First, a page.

by John Aitken and Kevin Taylor
The following abstract accompanied an oral presentation at a New Zealand veterinary conference in 2014, and it was a fair summary of our thinking at the time. Most of the problems outlined in the article have since been addressed by us. In addition, the contributing group has expanded considerably.
In the plant world, endophytes exist within plants to perform essential functions in the plant – stimulation of plant immunity, competitive inhibition (making sure there is no room left for an invader) and production of chemicals capable of killing other bacteria (antibiotics). This is a process called “symbiosis.” Symbiosis occurs when two organisms co-exist and one, or both, organisms benefit from the relationship. In plants, endophytes have evolved to be part of the growth mechanisms of the plant. They are found in the roots and in the leaves.
What has this to do with Crohn’s disease?
In the midst of World War 2, Winston Churchill announced the change in fortunes for the British Empire, since the dark days of 1939, and instructed that the Church bells all over Britain be rung for the first time since the outbreak of the War. In his speech to the nation, he used the phrase: “Now this is not the end. It is not even the beginning of the end. But it is, perhaps, the end of the beginning.”
On October 19, 2015 John Aitken and his team presented details about their Mycobacterium avium subspecies paratuberculosis (MAP) research to attendees of the American College of Gastroenterology (ACG) meeting in Hawaii. The poster that Mr. Aitken and his team presented is shared here. It discusses how his team has isolated Son of MAP in the blood of Crohn’s disease patients, a novel idea to many in the GI field.
For some 20 years there have been attempts to use antibiotics in the treatment of Crohn’s disease. Although most trials have delivered mixed results, this direction has been reinforced by the association of Mycobacterium avium ssp paratuberculosis (MAP) with Crohn’s disease.
The main principle of judicious and effective antibiotic usage has been the targeting of the suspected pathogen with a therapy that is both specific and directed. This has been a difficult job, as there has been, up to now, no protocol that will ensure the reliable isolation of the pathogen from the patient. The model that is used for new compounds against MAP-associated organisms is directly related to the proven therapies for tuberculosis, and this has been a wise model to follow.
My memory is not as polished as it was at age 30. I can still recite entire speeches from Shakespeare, but I sometimes forget to pick up the dry cleaning. Though I have a large brain and many neurons to assist my powers of recall, I question how the immune system retains it’s memory. My immune system has been “primed” to recognize threats to my health, and also to keep my body in generally good shape over a lifetime. In order to properly fight infections, the immune system needs to distinguish between the invaders and the beneficial bacteria.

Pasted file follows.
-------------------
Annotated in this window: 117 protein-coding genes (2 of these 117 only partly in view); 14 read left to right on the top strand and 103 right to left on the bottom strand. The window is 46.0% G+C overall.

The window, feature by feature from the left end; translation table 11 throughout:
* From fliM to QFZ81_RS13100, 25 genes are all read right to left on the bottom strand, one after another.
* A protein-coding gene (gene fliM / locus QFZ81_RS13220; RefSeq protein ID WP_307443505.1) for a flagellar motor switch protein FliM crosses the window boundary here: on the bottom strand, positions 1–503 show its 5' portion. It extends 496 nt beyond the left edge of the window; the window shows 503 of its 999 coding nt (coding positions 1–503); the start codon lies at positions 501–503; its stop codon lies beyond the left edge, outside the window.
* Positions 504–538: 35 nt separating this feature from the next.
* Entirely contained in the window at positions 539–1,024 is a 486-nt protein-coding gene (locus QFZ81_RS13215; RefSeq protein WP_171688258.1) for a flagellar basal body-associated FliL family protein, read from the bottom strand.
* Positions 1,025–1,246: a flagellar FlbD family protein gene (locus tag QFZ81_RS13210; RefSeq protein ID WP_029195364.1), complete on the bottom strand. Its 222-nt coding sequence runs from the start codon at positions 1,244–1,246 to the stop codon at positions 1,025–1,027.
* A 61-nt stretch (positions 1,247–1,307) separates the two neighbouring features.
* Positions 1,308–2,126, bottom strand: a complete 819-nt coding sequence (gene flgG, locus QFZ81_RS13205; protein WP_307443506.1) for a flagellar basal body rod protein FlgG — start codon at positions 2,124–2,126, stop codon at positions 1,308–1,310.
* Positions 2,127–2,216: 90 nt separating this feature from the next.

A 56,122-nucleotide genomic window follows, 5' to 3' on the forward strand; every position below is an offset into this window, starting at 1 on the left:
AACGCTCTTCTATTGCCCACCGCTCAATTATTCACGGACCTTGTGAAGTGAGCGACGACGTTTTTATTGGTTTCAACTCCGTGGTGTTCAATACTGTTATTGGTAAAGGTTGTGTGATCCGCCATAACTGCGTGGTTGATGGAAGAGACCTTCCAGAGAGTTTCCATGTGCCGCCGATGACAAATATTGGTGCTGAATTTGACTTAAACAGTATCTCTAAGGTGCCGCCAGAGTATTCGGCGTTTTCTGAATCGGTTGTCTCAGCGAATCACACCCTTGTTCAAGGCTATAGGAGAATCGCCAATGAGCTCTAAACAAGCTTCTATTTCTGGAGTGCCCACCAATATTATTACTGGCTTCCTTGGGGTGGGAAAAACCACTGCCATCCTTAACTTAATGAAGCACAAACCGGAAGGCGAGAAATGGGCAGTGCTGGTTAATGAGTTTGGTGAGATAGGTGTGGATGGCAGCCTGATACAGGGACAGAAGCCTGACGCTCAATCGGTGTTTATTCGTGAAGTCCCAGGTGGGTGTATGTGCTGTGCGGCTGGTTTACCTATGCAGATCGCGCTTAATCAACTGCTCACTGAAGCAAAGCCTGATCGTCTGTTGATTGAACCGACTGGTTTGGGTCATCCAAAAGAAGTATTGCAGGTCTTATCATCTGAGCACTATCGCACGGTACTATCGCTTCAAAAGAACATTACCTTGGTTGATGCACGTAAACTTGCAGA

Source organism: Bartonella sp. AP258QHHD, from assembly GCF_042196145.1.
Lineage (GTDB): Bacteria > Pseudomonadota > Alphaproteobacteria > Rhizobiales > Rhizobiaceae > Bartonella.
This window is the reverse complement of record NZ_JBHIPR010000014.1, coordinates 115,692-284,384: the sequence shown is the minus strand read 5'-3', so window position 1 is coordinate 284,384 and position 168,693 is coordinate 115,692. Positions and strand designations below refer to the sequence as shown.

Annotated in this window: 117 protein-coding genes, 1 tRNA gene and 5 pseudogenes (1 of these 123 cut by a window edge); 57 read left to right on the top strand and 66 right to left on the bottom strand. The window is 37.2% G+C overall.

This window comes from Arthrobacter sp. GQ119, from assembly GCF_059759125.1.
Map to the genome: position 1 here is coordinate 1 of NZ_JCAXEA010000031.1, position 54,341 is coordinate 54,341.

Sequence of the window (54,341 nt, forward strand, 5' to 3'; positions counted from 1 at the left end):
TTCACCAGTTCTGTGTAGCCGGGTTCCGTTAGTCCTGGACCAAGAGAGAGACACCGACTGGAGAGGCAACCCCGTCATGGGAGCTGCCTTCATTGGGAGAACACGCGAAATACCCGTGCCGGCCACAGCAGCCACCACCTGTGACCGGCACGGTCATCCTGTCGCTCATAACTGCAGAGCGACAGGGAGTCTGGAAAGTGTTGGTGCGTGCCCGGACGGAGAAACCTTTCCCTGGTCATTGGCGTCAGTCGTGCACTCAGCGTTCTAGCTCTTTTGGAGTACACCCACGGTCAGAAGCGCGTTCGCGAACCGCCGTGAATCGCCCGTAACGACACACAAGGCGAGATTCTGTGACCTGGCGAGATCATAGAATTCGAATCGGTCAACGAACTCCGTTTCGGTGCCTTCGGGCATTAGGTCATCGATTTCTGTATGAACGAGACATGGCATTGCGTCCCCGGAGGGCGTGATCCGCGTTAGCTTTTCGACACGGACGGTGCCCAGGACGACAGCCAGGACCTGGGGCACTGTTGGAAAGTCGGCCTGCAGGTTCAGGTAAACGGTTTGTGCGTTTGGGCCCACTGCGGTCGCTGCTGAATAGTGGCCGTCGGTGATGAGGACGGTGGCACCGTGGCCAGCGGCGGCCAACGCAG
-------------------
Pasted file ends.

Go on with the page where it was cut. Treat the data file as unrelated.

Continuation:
Evolution is a random process, not always directed at benefits to both parties. One thought that has been occupying my mind is: What if a new pathogen was introduced into a well-balanced immune system, which then evolved to mimic a beneficial mycobacteria species, but with a sinister intent? Immune memory would be of no help at all.
I suppose everything is real to the cat. I was watching our cat sleeping the other night, and he suddenly started twitching in his sleep. He appeared to be dreaming. Maybe our cat can distinguish between the reality of waking life and the world of the dream. In all probability, he cannot grapple with abstract concepts. He probably doesn’t wonder at all about where the food on the plate came from prior to being placed in his bowl in the morning. For our cat, reality is very concrete.
For a Crohn’s disease patient, reality is far from concrete. The reason they have become ill is not yet understood by the medical profession, and there are any number of theories that can be presented to the patient to explain the age old question, “Why me?”
Internationally, New Zealand seems to be a desired destination. We have a thriving tourist industry, tempting tourists with a multitude of ways to place their lives in danger. Unfortunately, there is not the same attraction for career scientists, partly because of funding and partly because of remoteness from the centres of international research excellence. The adventurous spirit seems to be implanted in our genes. As a Boy Scout, I had frequent expeditions into the wilderness, usually in a small team of others near my age. I learned the value of working in a team to achieve a goal. Like in Boy Scouts, the most cost-effective way to advance in research is to form teams.
See how John Aitken’s exceptional team has been able to accomplish critical Crohn’s disease research despite encountering many obstacles.